Friday, September 18, 2009

Essay: "Notes of a Native Son." James Baldwin. 1955.

Essay: “Notes of a Native Son.” James Baldwin. 1955.

Ten-second review: Baldwin struggles with his hatred of whites. He recognizes that hatred is self-destructive, and concludes that he must accept life and people as they are, without rancor. But he is resolute that he will not stop fighting injustice.


“…that the bitterness which had helped to kill my father could also kill me.”

“There is not a Negro alive who does not have this rage in his blood.”

“…that my life, my real life, was in danger, and not from anything other people might do but from the hatred I carried in my heart.”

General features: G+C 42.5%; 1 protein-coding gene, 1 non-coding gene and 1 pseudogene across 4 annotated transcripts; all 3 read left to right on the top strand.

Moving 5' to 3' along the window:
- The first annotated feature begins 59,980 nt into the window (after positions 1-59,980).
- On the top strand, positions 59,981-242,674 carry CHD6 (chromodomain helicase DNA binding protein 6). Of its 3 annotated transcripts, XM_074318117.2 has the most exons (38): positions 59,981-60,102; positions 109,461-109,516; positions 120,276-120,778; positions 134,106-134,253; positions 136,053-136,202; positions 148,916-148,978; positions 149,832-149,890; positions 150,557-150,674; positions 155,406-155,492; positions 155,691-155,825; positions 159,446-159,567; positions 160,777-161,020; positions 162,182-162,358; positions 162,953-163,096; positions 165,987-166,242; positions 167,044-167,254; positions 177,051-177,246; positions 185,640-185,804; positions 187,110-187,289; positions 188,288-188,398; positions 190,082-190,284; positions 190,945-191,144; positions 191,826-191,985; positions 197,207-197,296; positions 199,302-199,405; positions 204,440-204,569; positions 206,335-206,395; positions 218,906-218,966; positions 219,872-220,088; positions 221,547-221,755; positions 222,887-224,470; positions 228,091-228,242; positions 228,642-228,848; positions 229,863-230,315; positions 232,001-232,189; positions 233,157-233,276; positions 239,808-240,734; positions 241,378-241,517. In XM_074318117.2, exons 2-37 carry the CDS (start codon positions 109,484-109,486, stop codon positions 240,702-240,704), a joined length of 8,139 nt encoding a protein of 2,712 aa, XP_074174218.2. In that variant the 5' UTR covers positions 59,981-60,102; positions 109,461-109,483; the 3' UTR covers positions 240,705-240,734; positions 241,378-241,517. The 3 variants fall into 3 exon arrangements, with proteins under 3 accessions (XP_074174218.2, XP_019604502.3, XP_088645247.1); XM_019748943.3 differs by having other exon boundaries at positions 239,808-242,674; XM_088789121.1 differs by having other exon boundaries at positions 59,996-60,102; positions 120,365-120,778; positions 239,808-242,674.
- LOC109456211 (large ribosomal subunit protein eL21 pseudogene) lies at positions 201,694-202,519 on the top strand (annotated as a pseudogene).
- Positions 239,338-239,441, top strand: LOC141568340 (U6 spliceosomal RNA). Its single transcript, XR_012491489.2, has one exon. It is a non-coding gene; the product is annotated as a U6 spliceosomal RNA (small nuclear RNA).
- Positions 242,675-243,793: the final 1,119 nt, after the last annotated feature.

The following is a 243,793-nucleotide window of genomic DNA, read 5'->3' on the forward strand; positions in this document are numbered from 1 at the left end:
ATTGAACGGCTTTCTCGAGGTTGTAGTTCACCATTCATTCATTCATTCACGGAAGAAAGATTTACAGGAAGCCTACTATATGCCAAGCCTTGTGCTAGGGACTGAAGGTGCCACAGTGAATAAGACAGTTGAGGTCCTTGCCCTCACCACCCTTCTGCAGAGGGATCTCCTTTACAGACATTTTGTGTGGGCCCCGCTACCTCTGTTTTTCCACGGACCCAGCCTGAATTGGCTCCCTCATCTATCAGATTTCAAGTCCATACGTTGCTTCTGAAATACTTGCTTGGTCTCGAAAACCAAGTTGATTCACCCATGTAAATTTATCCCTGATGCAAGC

“Then I remembered our fights which had been the worst possible kind because my technique had been silence.”

“…and Harlem exploded.”

“…the Negro’s real relation to the white American.”

“Hatred which could destroy so much, never failed to destroy the man who hated and this was an immutable law!”

Comment: The Negro’s hatred for American whites is raw in the words of James Baldwin. RayS.

Best American Essays of the Century. Editors: Oates and Atwan. Boston, New York: Houghton Mifflin Company. 2000.

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